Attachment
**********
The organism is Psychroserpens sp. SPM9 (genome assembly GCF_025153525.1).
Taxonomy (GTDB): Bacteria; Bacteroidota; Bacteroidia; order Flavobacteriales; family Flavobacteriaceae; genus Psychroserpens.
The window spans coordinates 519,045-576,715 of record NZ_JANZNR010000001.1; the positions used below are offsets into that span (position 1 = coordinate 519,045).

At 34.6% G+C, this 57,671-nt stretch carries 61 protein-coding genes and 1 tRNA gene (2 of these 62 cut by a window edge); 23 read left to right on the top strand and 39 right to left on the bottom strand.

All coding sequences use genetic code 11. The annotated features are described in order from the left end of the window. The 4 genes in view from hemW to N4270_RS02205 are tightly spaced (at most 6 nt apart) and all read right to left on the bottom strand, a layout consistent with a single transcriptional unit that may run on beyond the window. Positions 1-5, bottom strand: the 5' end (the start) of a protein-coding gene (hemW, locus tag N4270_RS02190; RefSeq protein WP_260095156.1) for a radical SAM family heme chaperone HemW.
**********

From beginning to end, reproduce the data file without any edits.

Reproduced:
The organism is Psychroserpens sp. SPM9 (genome assembly GCF_025153525.1).
Taxonomy (GTDB): Bacteria; Bacteroidota; Bacteroidia; order Flavobacteriales; family Flavobacteriaceae; genus Psychroserpens.
The window spans coordinates 519,045-576,715 of record NZ_JANZNR010000001.1; the positions used below are offsets into that span (position 1 = coordinate 519,045).

At 34.6% G+C, this 57,671-nt stretch carries 61 protein-coding genes and 1 tRNA gene (2 of these 62 cut by a window edge); 23 read left to right on the top strand and 39 right to left on the bottom strand.

All coding sequences use genetic code 11. The annotated features are described in order from the left end of the window. The 4 genes in view from hemW to N4270_RS02205 are tightly spaced (at most 6 nt apart) and all read right to left on the bottom strand, a layout consistent with a single transcriptional unit that may run on beyond the window. Positions 1-5, bottom strand: the 5' end (the start) of a protein-coding gene (hemW, locus tag N4270_RS02190; RefSeq protein WP_260095156.1) for a radical SAM family heme chaperone HemW.